Fried: Why Worry About the Future if There Won't Be Any?
By Eric Fried
An Ipsos poll in December 2006 revealed that a quarter of all Americans believed it was “very likely” or “somewhat likely” that Jesus was coming back to Earth in 2007 to usher in the end of the world as we know it (to quote REM). The number expecting the Second Coming in 2007 rose to an astonishing 46 percent among white evangelical Christians, otherwise known as the Republican base.
So now we know why some people are not worried about rapidly accelerating global warming, or an unpayable $10 trillion U.S. deficit we are passing on to our children, or our economy being systematically hollowed out and sold off piecemeal to China. Why worry about the future if there won't be any?
People have been expecting Jesus to return almost from the moment he left, and they have been wrong every time. History is replete with cults whose members shed their worldly goods and went to the mountaintop to await the messiah on some prophesied date, only to return sheepishly to their normal lives, mumbling about metaphysical miscalculations. Rapture fever spiked around Y2K, while some expected the big event on June 6, 2006 (6/6/06) and others on July 7, 2007.
If you think Apocalypse Fever is confined to the lunatic fringe, think again. The “Left Behind” books by Timothy and Beverly LaHaye are the best selling works in modern American fiction, President Bush speaks openly, almost longingly, about a “Third World War” including his “crusade” to remake the Middle East, while the Web site raptureready.com (“the prophetic speedometer of end-time activity”) puts the Rapture Index currently at 159, just below the 160 level at which we are warned to “fasten our seat belts.”
Some believers are so eager for the end game, they're trying to help make it happen. (Why an all-powerful deity needs our meager assistance is beyond me.) Who cares if Saddam actually had nukes or threatened us? War with Babylon (modern-day Iraq) is one of the signs of the Apocalypse, so we needed to “bring it on,” in the words of our fearless leader. War with Iran is a prerequisite as well, which explains why some on the right were so furious when it was revealed those devious Persians gave up trying to make nuclear weapons … four years ago! Israel of course plays a crucial role, since it must retake all its Biblical lands by crushing the inconvenient Palestinians, before the final conflict can begin. Then of course we Jews will have outlived our usefulness, and we'll all burn in Hell.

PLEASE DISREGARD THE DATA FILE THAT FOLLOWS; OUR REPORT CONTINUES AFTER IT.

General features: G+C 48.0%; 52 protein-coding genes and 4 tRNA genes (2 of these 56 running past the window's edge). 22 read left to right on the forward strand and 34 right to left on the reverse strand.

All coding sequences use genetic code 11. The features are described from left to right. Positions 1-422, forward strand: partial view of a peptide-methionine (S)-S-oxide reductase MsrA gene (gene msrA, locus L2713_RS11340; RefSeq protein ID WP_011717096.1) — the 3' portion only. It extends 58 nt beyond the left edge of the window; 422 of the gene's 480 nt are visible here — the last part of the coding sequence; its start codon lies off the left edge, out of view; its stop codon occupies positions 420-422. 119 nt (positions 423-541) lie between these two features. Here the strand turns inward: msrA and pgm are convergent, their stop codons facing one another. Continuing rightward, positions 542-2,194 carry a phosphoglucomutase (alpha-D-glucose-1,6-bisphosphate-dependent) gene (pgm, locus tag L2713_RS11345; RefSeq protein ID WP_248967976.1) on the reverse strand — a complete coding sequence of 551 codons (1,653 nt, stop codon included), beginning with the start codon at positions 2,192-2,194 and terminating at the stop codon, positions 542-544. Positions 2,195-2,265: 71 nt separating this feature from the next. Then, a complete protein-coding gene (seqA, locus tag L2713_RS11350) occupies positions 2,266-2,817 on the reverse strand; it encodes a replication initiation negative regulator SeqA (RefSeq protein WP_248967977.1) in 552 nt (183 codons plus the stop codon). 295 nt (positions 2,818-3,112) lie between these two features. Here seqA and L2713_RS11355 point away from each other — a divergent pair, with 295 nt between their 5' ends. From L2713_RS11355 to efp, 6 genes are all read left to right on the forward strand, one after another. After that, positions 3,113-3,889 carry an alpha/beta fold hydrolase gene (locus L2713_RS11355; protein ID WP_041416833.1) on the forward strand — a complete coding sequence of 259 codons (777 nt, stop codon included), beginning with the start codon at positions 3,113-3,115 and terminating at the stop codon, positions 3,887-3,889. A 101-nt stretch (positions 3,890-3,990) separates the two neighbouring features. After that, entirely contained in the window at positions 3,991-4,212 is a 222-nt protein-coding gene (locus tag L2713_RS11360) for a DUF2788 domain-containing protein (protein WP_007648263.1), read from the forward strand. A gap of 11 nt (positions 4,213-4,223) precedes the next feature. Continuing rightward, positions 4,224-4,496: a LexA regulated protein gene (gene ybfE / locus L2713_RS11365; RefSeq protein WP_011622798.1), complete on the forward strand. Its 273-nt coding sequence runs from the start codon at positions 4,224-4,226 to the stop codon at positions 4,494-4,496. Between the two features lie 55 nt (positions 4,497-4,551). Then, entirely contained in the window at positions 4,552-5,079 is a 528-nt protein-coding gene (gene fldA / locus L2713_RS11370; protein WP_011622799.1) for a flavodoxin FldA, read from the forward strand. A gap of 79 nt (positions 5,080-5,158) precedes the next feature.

By this twisted logic, global warming is a good thing, since it could lead to the kinds of famines, floods and pestilence predicted for the End Times. That explains why many fundamentalists are not only indifferent to environmental protection, but actively hostile to it. As raptureready puts it, “Satan knows that a desire to save the earth is a good distraction from the more urgent need to save one's own soul.” Our game is over, fellow greens: not only are we socialist property-stealers, we are unmasked as Beelzebub's minions.
Here's my question to any dead-enders still reading this column: What's Your Plan B? What if Jesus doesn't come, or the actual date is June 6, 6006? Wouldn't it be smarter to right our economic ship of state, stabilize the climate, peacefully resolve international disputes and act as if we intend to inhabit this precious planet for the foreseeable future?
If we're planning dinner next week, but you won't be there, you don't get to decide on the menu. So if you won't be hanging around, do us all a favor: drop out of politics. Don't vote. Leave it to those of us who plan on being here for the foreseeable future.
Eric Fried asks “If the Rapture comes, can I have your car?” at email@example.com